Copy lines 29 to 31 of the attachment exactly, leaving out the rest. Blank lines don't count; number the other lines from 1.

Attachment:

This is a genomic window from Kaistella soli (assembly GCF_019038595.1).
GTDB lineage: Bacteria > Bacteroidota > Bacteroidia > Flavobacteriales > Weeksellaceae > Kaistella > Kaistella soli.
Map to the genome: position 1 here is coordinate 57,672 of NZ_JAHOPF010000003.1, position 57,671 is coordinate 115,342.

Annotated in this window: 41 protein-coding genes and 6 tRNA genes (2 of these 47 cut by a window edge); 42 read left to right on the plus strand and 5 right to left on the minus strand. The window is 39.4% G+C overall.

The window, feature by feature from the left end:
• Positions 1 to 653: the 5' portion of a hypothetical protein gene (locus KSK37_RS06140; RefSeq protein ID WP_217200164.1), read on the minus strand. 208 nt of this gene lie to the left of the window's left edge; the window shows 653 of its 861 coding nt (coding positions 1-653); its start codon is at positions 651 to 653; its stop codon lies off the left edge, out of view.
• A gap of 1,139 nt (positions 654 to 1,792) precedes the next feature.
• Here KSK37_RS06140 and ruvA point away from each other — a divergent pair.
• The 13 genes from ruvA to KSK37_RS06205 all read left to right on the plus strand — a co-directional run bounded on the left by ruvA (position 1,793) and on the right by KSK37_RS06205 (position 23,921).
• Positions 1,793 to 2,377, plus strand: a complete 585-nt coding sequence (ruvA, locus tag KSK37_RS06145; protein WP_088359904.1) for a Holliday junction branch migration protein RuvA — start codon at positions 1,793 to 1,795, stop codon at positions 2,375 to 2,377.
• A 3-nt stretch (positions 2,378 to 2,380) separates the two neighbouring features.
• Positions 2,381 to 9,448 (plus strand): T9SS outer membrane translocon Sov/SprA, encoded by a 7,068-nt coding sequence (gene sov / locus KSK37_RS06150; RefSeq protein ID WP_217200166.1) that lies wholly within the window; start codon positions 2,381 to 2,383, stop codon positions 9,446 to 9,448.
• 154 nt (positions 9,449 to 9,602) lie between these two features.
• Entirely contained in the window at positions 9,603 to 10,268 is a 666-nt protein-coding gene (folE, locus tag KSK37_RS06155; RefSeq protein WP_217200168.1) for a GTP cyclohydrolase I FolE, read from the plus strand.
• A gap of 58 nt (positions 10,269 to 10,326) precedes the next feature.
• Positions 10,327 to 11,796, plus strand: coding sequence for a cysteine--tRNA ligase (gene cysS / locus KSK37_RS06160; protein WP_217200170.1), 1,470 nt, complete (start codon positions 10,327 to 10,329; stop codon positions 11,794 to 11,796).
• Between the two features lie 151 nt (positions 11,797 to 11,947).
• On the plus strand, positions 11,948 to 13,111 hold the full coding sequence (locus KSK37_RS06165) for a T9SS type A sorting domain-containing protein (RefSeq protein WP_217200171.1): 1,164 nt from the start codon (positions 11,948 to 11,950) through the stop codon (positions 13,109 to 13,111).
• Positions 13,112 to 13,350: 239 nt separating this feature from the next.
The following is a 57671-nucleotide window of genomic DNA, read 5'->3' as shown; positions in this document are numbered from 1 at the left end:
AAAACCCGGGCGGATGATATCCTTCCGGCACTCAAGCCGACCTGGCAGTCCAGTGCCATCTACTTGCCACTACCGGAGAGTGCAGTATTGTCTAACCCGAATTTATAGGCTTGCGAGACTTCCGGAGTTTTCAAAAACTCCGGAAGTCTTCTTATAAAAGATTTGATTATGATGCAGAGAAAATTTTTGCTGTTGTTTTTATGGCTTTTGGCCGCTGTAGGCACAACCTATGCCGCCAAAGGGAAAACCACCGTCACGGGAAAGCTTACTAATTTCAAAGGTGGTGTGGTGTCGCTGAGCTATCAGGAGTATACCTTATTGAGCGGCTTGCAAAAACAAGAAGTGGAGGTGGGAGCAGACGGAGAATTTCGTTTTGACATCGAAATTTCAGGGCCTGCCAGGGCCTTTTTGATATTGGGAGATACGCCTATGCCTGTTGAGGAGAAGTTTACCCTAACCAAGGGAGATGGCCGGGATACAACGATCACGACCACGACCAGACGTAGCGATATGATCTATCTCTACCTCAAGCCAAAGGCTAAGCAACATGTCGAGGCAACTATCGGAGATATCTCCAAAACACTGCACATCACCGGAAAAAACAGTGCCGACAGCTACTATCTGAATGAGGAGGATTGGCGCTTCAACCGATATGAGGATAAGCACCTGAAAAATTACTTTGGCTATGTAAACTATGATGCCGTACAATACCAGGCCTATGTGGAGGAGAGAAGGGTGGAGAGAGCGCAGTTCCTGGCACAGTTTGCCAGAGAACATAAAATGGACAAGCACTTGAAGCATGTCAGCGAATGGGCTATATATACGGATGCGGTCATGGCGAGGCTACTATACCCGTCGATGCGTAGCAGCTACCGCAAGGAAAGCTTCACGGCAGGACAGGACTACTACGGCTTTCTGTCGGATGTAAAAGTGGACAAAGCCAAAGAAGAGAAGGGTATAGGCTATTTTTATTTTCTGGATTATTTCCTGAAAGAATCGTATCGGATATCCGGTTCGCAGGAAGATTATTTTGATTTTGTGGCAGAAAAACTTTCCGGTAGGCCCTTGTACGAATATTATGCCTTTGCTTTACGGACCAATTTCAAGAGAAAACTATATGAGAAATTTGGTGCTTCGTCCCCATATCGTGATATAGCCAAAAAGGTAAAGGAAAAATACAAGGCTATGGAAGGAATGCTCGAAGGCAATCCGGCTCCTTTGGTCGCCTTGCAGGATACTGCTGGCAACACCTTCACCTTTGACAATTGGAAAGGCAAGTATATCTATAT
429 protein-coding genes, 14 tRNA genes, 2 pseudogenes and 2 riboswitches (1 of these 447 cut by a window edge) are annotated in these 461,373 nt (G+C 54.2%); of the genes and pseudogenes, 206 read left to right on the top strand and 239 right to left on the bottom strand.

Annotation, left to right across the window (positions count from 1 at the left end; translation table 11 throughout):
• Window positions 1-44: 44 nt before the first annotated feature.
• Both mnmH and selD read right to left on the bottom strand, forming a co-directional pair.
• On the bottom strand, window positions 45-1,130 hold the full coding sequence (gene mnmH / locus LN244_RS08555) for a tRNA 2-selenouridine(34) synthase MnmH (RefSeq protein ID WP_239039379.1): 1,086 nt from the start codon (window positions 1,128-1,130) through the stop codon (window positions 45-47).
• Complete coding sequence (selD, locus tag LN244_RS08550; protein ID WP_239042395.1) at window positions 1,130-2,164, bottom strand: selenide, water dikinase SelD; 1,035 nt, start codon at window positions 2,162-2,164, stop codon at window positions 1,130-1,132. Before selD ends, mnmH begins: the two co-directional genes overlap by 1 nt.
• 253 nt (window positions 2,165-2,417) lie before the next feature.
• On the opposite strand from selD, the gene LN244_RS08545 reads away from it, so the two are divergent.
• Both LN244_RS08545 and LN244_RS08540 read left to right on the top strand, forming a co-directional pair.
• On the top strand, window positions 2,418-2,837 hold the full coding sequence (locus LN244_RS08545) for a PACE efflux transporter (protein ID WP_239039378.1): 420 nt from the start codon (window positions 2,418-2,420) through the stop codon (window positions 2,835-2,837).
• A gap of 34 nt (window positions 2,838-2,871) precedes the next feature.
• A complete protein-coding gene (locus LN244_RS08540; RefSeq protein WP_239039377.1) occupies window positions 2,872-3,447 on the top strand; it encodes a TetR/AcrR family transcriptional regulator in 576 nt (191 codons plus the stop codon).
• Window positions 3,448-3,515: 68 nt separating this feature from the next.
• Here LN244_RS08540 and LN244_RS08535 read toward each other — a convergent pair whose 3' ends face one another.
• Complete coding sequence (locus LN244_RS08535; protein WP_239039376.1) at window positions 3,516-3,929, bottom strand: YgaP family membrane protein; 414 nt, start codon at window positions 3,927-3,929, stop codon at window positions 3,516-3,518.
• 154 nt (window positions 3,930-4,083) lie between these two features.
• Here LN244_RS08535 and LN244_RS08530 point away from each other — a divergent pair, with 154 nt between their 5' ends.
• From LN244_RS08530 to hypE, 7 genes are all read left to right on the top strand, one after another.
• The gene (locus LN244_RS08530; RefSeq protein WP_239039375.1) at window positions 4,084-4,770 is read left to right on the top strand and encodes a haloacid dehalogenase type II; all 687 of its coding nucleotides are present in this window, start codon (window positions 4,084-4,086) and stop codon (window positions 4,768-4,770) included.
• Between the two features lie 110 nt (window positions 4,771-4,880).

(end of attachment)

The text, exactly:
• On the opposite strand from selD, the gene LN244_RS08545 reads away from it, so the two are divergent.
• Both LN244_RS08545 and LN244_RS08540 read left to right on the top strand, forming a co-directional pair.
• On the top strand, window positions 2,418-2,837 hold the full coding sequence (locus LN244_RS08545) for a PACE efflux transporter (protein ID WP_239039378.1): 420 nt from the start codon (window positions 2,418-2,420) through the stop codon (window positions 2,835-2,837).